- Provide background noise. Place a sound machine or music player in the room. This will help block out hospital noise and also provide a simple distraction for the clients. Sometimes it can even calm the pet. Examples of background noise could include calming water sounds or music. Think of spa music for comparison, something nice and relaxing.
- Make sure there are tissues close by. You could even consider keeping small packets of travel pack tissues in a nice basket for the client to take with them when they leave.
- If at all possible, try to keep the room temperature comfortable. Most hospitals have a cold and sterile feel. If you can, turn the temperature up a few degrees.
Prepare the paperwork
Have the euthanasia and after care documents printed, dated, in the room, and ready to go over with the client at the appropriate time.
Know after care ahead of time
Hopefully, you will know beforehand how the client wishes to take care of their pet after the euthanasia. If not, make sure you have brochures and the necessary information available for them at the time of the appointment.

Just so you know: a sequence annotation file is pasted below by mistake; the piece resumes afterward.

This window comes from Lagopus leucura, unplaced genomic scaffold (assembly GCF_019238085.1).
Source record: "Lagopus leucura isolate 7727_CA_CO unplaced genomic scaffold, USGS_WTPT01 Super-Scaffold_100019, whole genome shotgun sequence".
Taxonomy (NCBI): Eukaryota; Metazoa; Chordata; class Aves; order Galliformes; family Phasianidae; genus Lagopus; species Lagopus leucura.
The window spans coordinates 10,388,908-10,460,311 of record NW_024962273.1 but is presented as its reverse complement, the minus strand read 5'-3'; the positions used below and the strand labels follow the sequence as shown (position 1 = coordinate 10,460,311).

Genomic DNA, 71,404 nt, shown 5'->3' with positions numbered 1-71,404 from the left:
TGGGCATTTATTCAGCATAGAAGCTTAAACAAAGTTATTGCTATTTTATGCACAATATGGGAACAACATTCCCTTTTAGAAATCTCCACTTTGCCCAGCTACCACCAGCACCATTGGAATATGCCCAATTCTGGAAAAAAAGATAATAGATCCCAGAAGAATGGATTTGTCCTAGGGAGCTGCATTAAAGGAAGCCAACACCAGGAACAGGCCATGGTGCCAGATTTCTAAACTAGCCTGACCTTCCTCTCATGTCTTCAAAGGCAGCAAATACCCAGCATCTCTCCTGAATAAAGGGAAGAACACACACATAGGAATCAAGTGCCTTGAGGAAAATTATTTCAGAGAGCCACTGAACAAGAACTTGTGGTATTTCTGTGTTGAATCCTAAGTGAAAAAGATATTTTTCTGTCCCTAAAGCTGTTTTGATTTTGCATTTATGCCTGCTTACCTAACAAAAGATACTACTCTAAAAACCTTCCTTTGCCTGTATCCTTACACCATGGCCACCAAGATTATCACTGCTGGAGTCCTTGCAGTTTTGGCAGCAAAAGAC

During the Appointment
When they arrive
Make sure a staff member is available to help the client and pet into the clinic from their vehicle. Many pets at this stage in life have mobility issues and the clients may need help getting their pet out of the vehicle and into the clinic. If the client is elderly, have someone carry the pet carrier in, even if the animal is small. Have a gurney or stretcher handy in case it is needed to help bring the pet inside. Once inside, direct them straight into the euthanasia room. Don’t make them wait in the lobby.
Going over paperwork
Once they are settled in the euthanasia room, obtain a history if that is needed, otherwise, go over the necessary paperwork. Be empathetic. Don’t rush. Ask the client if they have any questions or concerns.